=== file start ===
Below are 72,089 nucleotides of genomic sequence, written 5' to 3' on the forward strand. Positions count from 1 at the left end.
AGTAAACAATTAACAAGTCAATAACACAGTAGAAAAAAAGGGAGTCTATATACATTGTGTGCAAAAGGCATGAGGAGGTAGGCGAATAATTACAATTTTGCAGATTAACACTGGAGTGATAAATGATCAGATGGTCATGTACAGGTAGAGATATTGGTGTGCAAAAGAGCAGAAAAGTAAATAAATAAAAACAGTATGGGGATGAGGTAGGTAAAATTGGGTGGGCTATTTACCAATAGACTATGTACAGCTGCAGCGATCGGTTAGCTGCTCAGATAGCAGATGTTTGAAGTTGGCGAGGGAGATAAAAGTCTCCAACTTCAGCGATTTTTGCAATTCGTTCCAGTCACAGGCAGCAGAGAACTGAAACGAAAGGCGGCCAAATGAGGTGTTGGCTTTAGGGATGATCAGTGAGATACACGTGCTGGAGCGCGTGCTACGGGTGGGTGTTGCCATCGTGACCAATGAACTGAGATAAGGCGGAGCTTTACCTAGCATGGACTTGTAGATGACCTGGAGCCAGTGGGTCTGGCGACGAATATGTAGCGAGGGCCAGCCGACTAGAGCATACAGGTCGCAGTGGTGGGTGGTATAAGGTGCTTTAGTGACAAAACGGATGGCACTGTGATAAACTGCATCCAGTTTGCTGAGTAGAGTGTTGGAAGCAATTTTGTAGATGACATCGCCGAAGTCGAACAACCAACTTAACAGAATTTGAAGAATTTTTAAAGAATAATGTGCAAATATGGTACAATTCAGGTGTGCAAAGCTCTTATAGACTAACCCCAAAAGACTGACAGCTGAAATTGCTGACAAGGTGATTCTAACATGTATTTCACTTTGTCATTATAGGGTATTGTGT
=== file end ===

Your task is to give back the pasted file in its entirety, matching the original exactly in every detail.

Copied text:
Below are 72,089 nucleotides of genomic sequence, written 5' to 3' on the forward strand. Positions count from 1 at the left end.
AGTAAACAATTAACAAGTCAATAACACAGTAGAAAAAAAGGGAGTCTATATACATTGTGTGCAAAAGGCATGAGGAGGTAGGCGAATAATTACAATTTTGCAGATTAACACTGGAGTGATAAATGATCAGATGGTCATGTACAGGTAGAGATATTGGTGTGCAAAAGAGCAGAAAAGTAAATAAATAAAAACAGTATGGGGATGAGGTAGGTAAAATTGGGTGGGCTATTTACCAATAGACTATGTACAGCTGCAGCGATCGGTTAGCTGCTCAGATAGCAGATGTTTGAAGTTGGCGAGGGAGATAAAAGTCTCCAACTTCAGCGATTTTTGCAATTCGTTCCAGTCACAGGCAGCAGAGAACTGAAACGAAAGGCGGCCAAATGAGGTGTTGGCTTTAGGGATGATCAGTGAGATACACGTGCTGGAGCGCGTGCTACGGGTGGGTGTTGCCATCGTGACCAATGAACTGAGATAAGGCGGAGCTTTACCTAGCATGGACTTGTAGATGACCTGGAGCCAGTGGGTCTGGCGACGAATATGTAGCGAGGGCCAGCCGACTAGAGCATACAGGTCGCAGTGGTGGGTGGTATAAGGTGCTTTAGTGACAAAACGGATGGCACTGTGATAAACTGCATCCAGTTTGCTGAGTAGAGTGTTGGAAGCAATTTTGTAGATGACATCGCCGAAGTCGAACAACCAACTTAACAGAATTTGAAGAATTTTTAAAGAATAATGTGCAAATATGGTACAATTCAGGTGTGCAAAGCTCTTATAGACTAACCCCAAAAGACTGACAGCTGAAATTGCTGACAAGGTGATTCTAACATGTATTTCACTTTGTCATTATAGGGTATTGTGT